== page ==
POZ emailed gallery director Candice Madey to learn more about Ellis’s work and the current show. Our correspondence has been lightly edited.

What drew you to Ellis’s work, and when did you first discover him?

I was introduced to the work by my friend and colleague Allen Frame [who is a photographer and writer]. The combination of material experimentation and sensitivity, beauty and tenderness in the depictions of the people around him was compelling. I got a sense of who Darrel was as a person by the way he depicted his friends and his family, and I was so charmed. I wanted to know him.

The collection of Ellis’s work at your gallery spans about a decade. How do the pieces fit into his larger body of work?

Sadly, Darrel died young, at age 33. Most of his work was made between ages 20 and 32. So this work represents that range and is indicative [of his other work]. I focused on portraits, which were a large part of his work. But he also included cityscapes, domestic interiors and abstractions in his work, and those are not represented here.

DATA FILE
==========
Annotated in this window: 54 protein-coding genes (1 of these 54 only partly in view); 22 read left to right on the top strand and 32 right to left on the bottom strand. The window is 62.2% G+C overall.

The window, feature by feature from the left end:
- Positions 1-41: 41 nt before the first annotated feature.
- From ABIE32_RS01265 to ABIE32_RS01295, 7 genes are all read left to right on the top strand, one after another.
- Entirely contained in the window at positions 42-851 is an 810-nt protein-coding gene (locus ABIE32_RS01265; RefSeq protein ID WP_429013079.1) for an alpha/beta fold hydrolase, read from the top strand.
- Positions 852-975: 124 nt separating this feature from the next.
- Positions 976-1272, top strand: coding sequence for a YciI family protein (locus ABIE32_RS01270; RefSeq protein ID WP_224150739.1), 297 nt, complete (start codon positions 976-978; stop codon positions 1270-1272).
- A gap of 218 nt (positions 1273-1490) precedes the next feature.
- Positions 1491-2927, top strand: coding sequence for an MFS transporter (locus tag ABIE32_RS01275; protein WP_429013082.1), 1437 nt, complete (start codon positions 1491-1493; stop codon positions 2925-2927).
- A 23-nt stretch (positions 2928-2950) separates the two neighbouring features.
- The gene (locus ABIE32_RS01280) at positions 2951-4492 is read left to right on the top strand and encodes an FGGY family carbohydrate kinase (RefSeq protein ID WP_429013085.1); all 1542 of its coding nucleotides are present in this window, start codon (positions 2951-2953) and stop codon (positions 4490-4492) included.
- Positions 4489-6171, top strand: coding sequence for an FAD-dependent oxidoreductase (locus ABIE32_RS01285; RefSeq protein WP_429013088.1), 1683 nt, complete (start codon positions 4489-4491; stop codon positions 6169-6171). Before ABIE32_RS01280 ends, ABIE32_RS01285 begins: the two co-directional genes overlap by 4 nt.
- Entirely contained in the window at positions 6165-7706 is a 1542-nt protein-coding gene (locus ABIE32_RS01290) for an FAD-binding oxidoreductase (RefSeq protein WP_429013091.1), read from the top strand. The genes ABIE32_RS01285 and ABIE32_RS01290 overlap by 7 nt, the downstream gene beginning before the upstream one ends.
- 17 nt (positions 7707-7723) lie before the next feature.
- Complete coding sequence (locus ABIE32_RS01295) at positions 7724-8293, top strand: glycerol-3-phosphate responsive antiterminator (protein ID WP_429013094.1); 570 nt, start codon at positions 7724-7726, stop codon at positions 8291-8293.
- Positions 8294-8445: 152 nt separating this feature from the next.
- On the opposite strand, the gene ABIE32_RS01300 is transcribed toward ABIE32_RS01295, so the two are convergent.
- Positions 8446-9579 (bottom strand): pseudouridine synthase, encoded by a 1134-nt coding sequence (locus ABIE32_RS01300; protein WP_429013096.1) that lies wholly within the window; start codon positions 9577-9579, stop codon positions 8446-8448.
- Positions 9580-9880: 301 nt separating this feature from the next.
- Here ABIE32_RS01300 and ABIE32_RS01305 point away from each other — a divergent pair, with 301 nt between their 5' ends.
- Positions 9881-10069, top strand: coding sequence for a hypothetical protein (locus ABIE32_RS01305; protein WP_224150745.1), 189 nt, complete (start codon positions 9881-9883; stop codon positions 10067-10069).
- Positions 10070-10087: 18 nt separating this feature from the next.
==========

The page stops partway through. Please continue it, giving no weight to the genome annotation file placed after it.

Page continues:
How would you describe the common themes and subject matter of his works?

Friends and family, primarily. And secondarily, would be the spaces those people inhabited. There is an interest in intimacy and a relational psychology among the people depicted.

What makes his work relevant today?

Darrel’s father was killed by the police two months before Darrel was born, and Darrel suffered from never knowing him. He died young of AIDS-related causes and, like so many at this time, did not have adequate health care at the end of his life. We have to acknowledge the long history of these systemic injustices and the effects it has had on individuals and the broader society—imagine the masterpieces that would be with us today if Darrel had access to more financial resources when living and had a lifetime to work.

Darrel’s work, however, does not address these issues topically. He presented us with beautiful, personal, intimate moments of a family—something that everyone can understand and relate to. It’s this accessibility and empathy that resonated with me.